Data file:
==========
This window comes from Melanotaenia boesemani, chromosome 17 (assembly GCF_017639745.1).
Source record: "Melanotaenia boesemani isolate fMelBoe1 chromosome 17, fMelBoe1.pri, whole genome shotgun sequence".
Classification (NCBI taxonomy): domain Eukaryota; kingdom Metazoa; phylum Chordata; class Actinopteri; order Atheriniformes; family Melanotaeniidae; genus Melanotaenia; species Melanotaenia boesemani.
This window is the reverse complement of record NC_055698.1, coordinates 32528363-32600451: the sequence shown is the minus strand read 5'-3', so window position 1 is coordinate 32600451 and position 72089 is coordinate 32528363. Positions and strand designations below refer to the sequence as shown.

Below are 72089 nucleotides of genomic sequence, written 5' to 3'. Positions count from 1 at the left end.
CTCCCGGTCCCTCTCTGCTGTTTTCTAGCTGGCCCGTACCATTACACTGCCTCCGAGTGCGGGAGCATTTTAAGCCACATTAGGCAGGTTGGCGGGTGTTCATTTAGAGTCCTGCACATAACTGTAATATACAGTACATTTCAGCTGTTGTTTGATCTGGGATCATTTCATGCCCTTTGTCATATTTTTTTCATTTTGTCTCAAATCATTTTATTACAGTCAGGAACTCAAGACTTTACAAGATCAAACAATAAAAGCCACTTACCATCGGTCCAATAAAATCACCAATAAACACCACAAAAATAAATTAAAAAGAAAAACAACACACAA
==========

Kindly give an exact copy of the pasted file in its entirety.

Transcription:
This window comes from Melanotaenia boesemani, chromosome 17 (assembly GCF_017639745.1).
Source record: "Melanotaenia boesemani isolate fMelBoe1 chromosome 17, fMelBoe1.pri, whole genome shotgun sequence".
Classification (NCBI taxonomy): domain Eukaryota; kingdom Metazoa; phylum Chordata; class Actinopteri; order Atheriniformes; family Melanotaeniidae; genus Melanotaenia; species Melanotaenia boesemani.
This window is the reverse complement of record NC_055698.1, coordinates 32528363-32600451: the sequence shown is the minus strand read 5'-3', so window position 1 is coordinate 32600451 and position 72089 is coordinate 32528363. Positions and strand designations below refer to the sequence as shown.

Below are 72089 nucleotides of genomic sequence, written 5' to 3'. Positions count from 1 at the left end.
CTCCCGGTCCCTCTCTGCTGTTTTCTAGCTGGCCCGTACCATTACACTGCCTCCGAGTGCGGGAGCATTTTAAGCCACATTAGGCAGGTTGGCGGGTGTTCATTTAGAGTCCTGCACATAACTGTAATATACAGTACATTTCAGCTGTTGTTTGATCTGGGATCATTTCATGCCCTTTGTCATATTTTTTTCATTTTGTCTCAAATCATTTTATTACAGTCAGGAACTCAAGACTTTACAAGATCAAACAATAAAAGCCACTTACCATCGGTCCAATAAAATCACCAATAAACACCACAAAAATAAATTAAAAAGAAAAACAACACACAA